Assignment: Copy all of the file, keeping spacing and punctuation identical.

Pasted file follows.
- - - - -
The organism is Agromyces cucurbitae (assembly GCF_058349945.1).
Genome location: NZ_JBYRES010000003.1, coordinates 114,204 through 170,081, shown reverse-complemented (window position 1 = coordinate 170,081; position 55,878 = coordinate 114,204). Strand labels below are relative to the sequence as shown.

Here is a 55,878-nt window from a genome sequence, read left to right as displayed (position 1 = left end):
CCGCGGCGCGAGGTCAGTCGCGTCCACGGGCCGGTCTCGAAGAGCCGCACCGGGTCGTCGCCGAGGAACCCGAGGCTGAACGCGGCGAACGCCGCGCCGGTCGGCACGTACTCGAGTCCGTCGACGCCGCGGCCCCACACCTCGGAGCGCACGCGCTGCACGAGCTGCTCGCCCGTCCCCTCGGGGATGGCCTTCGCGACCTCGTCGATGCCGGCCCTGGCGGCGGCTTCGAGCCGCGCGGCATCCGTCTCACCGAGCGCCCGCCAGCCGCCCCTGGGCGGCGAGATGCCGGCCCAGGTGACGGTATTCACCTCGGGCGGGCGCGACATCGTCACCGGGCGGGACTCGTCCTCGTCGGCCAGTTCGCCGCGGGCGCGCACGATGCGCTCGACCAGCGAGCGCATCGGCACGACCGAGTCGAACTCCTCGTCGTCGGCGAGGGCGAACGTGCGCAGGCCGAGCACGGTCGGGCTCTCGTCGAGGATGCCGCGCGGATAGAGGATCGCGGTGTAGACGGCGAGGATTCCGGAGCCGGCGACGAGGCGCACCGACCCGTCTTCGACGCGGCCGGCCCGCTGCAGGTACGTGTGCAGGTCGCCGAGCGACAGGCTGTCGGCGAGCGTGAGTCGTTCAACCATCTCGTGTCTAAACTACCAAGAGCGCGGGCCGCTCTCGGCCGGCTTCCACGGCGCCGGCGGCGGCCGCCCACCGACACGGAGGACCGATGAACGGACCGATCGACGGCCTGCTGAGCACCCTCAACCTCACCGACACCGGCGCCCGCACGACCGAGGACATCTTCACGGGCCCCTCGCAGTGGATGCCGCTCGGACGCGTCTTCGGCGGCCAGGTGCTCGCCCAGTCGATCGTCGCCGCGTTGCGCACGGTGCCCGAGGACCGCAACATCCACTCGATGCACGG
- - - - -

The organism is Agromyces cucurbitae (assembly GCF_058349945.1).
Genome location: NZ_JBYRES010000003.1, coordinates 114,204 through 170,081, shown reverse-complemented (window position 1 = coordinate 170,081; position 55,878 = coordinate 114,204). Strand labels below are relative to the sequence as shown.

Here is a 55,878-nt window from a genome sequence, read left to right as displayed (position 1 = left end):
CCGCGGCGCGAGGTCAGTCGCGTCCACGGGCCGGTCTCGAAGAGCCGCACCGGGTCGTCGCCGAGGAACCCGAGGCTGAACGCGGCGAACGCCGCGCCGGTCGGCACGTACTCGAGTCCGTCGACGCCGCGGCCCCACACCTCGGAGCGCACGCGCTGCACGAGCTGCTCGCCCGTCCCCTCGGGGATGGCCTTCGCGACCTCGTCGATGCCGGCCCTGGCGGCGGCTTCGAGCCGCGCGGCATCCGTCTCACCGAGCGCCCGCCAGCCGCCCCTGGGCGGCGAGATGCCGGCCCAGGTGACGGTATTCACCTCGGGCGGGCGCGACATCGTCACCGGGCGGGACTCGTCCTCGTCGGCCAGTTCGCCGCGGGCGCGCACGATGCGCTCGACCAGCGAGCGCATCGGCACGACCGAGTCGAACTCCTCGTCGTCGGCGAGGGCGAACGTGCGCAGGCCGAGCACGGTCGGGCTCTCGTCGAGGATGCCGCGCGGATAGAGGATCGCGGTGTAGACGGCGAGGATTCCGGAGCCGGCGACGAGGCGCACCGACCCGTCTTCGACGCGGCCGGCCCGCTGCAGGTACGTGTGCAGGTCGCCGAGCGACAGGCTGTCGGCGAGCGTGAGTCGTTCAACCATCTCGTGTCTAAACTACCAAGAGCGCGGGCCGCTCTCGGCCGGCTTCCACGGCGCCGGCGGCGGCCGCCCACCGACACGGAGGACCGATGAACGGACCGATCGACGGCCTGCTGAGCACCCTCAACCTCACCGACACCGGCGCCCGCACGACCGAGGACATCTTCACGGGCCCCTCGCAGTGGATGCCGCTCGGACGCGTCTTCGGCGGCCAGGTGCTCGCCCAGTCGATCGTCGCCGCGTTGCGCACGGTGCCCGAGGACCGCAACATCCACTCGATGCACGG